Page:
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  Discussion Top


Subretinal abscess is a severe manifestation of EE.[1],[2] Major risk factors for the development of EE are immune-compromised states like malignancy, organ transplant, diabetes mellitus, end-stage liver/kidney disease, intravenous drug use, indwelling catheter, chronic steroid use or dental procedure.[2] A retrospective review from a quaternary referral center in south India reported an even distribution of fungi and bacteria among the culture-positive cases of EE.[3] 76.93% bacterial isolates were attributed to Gram-positive bacteria, of which Staphylococcus aureus was the most common and 23.07% were due to Gram-negative bacteria. Aspergillus species was the most common fungus that was isolated (53.8%) followed by Candida albicans (30.7%).[3] Further, perinephric abscess is usually due to Gram-negative enteric bacilli or a polymicrobial infection due to Escherichia coli, Staphylococcus aureus, and Klebsiella pneumonia.[3],[4],[5]Candida albicans and Aspergillus are commonly seen fungi which account for 11.1% to 17.54% of total EE cases in the Asian population.[6],[7]

The treatment of subretinal abscess is controversial and no standard management or clear guidelines for performing vitrectomy have been described. Intravenous antibiotics alone, PPV, PPV with intravitreal antibiotics, PPV with retinectomy, or enucleation are possible management options.[8] Tsai TH and Peng KL have suggested that if the size of the subretinal abscess was smaller than four disc areas, PPV with intravitreal antibiotic injection could be successful and in larger lesions, PPV with retinectomy to remove adequate abscess should be considered.[9] Venkateshet al. used a 41-G translocation needle to make a self-sealing small retinotomy to deliver drugs in subretinal lesion.[10] One of the previous case reports described metastatic choroidal abscess in a diabetic patient with Staphylococcal aureus associated renal abscess which was managed with systemic antibiotics and showed improvement in the abscess, but later presented with choroidal neovascularisation, vitreous hemorrhage and pre retinal hemorrhage.[11]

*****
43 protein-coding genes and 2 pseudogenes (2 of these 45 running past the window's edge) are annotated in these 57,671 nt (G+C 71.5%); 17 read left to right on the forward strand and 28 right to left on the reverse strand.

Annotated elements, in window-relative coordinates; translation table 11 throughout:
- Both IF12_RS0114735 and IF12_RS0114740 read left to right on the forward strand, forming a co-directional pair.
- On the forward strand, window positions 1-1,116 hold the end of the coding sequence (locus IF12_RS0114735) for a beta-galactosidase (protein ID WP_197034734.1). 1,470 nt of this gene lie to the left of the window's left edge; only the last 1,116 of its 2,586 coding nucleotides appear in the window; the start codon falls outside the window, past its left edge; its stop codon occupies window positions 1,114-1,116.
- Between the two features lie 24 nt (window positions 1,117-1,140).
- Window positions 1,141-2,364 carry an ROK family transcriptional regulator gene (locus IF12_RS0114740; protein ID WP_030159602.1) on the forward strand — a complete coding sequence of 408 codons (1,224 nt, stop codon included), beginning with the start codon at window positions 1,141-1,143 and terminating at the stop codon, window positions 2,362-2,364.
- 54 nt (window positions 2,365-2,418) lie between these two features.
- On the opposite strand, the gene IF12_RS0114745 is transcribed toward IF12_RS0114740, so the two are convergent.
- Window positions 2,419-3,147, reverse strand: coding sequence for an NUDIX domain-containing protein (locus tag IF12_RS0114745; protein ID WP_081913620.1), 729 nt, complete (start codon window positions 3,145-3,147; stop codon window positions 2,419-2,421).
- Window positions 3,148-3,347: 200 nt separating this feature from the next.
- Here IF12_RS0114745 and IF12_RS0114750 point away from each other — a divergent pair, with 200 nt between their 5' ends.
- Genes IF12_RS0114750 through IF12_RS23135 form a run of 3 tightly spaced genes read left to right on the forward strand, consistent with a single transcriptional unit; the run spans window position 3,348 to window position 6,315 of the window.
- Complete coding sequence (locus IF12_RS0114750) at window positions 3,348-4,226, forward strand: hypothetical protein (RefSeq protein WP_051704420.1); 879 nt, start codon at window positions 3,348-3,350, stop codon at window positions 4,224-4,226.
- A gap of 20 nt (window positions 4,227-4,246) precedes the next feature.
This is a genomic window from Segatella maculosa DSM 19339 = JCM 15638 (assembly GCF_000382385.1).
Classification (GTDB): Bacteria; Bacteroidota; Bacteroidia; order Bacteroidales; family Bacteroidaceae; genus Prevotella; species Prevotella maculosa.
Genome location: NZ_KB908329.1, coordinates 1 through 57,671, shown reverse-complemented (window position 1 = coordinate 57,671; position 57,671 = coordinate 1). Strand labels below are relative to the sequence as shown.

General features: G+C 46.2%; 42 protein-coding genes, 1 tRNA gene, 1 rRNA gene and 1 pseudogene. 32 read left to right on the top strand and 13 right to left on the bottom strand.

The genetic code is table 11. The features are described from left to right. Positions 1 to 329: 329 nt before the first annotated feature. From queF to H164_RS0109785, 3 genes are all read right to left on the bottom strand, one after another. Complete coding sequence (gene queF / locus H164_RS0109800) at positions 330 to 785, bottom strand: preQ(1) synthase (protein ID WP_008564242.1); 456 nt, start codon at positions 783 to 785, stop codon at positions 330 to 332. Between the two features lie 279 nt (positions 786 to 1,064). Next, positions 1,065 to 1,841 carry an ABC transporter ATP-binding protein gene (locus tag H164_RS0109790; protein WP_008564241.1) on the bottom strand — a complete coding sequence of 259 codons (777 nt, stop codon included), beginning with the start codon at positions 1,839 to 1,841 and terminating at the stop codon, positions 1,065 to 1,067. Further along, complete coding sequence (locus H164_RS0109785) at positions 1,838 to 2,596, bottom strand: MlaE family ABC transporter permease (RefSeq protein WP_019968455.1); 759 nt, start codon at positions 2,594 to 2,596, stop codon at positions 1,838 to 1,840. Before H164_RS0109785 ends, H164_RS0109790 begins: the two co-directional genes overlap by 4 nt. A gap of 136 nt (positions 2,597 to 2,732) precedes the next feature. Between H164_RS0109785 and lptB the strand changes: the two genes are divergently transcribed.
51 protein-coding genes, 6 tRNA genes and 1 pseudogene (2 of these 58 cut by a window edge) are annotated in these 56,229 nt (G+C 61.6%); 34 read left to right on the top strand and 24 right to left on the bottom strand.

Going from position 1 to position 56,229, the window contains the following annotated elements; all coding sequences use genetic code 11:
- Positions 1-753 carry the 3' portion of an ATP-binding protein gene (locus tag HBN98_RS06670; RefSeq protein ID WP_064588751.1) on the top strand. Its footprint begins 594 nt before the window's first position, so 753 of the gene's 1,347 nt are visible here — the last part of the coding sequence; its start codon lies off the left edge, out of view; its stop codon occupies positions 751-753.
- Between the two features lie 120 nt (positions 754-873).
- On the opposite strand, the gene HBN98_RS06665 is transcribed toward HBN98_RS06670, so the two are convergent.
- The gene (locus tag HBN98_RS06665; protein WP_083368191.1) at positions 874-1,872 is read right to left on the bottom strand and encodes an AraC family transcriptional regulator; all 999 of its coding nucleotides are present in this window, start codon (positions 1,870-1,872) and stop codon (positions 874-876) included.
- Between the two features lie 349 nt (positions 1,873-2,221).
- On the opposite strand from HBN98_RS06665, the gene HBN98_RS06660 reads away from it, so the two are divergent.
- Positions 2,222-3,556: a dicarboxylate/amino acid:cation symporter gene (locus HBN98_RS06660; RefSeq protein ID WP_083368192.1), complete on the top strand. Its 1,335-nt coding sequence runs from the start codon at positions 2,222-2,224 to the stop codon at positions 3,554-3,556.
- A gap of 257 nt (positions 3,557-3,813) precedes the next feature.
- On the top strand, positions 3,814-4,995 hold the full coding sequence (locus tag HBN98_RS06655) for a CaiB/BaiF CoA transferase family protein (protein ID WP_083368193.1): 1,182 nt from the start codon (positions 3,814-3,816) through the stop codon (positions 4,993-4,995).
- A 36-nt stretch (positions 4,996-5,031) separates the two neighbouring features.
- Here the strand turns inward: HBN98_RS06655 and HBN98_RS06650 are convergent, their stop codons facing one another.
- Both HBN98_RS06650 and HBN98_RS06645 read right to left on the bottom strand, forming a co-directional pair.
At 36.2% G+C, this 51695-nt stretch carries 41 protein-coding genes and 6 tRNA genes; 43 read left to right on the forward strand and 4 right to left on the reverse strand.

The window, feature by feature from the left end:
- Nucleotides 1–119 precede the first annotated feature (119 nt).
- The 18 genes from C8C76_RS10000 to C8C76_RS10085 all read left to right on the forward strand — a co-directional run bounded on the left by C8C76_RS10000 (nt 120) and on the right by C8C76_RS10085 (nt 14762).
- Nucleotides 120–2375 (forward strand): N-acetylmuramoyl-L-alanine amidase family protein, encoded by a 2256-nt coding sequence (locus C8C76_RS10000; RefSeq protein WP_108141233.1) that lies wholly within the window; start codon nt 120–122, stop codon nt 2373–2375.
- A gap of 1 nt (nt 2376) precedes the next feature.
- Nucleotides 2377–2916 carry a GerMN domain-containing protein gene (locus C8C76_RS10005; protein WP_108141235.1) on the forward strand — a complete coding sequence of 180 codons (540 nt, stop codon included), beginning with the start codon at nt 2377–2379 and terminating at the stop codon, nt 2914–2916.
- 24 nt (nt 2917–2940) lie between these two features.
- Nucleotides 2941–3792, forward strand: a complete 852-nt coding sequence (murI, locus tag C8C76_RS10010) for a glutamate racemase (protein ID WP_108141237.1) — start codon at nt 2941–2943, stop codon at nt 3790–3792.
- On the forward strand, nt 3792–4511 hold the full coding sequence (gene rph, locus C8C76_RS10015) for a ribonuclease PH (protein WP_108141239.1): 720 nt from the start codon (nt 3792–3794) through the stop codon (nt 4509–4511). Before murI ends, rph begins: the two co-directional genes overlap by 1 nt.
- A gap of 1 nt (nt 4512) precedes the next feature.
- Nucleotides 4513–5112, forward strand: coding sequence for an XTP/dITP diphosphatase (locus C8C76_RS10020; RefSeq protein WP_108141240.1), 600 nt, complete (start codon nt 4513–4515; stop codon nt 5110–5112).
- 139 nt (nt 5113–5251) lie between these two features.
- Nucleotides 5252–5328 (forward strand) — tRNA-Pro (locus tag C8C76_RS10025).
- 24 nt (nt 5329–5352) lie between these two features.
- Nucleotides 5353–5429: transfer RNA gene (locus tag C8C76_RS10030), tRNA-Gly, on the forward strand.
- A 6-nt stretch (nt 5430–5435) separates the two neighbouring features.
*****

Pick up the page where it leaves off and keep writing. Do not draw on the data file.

Conclusion Top


Case reports related to subretinal abscess following perinephric abscess are anecdotal. Uncontrolled diabetes apparently accounted for EE in this case. The management was challenging as vitreous biopsy did not reveal any growth of a microorganism on culture. This could be attributed to prior treatment with intravenous antibiotics for 7 days. However, prompt decision to perform PPV with broad-spectrum intravitreal antibiotic administration along with systemic stabilization leads to a good visual outcome in this patient.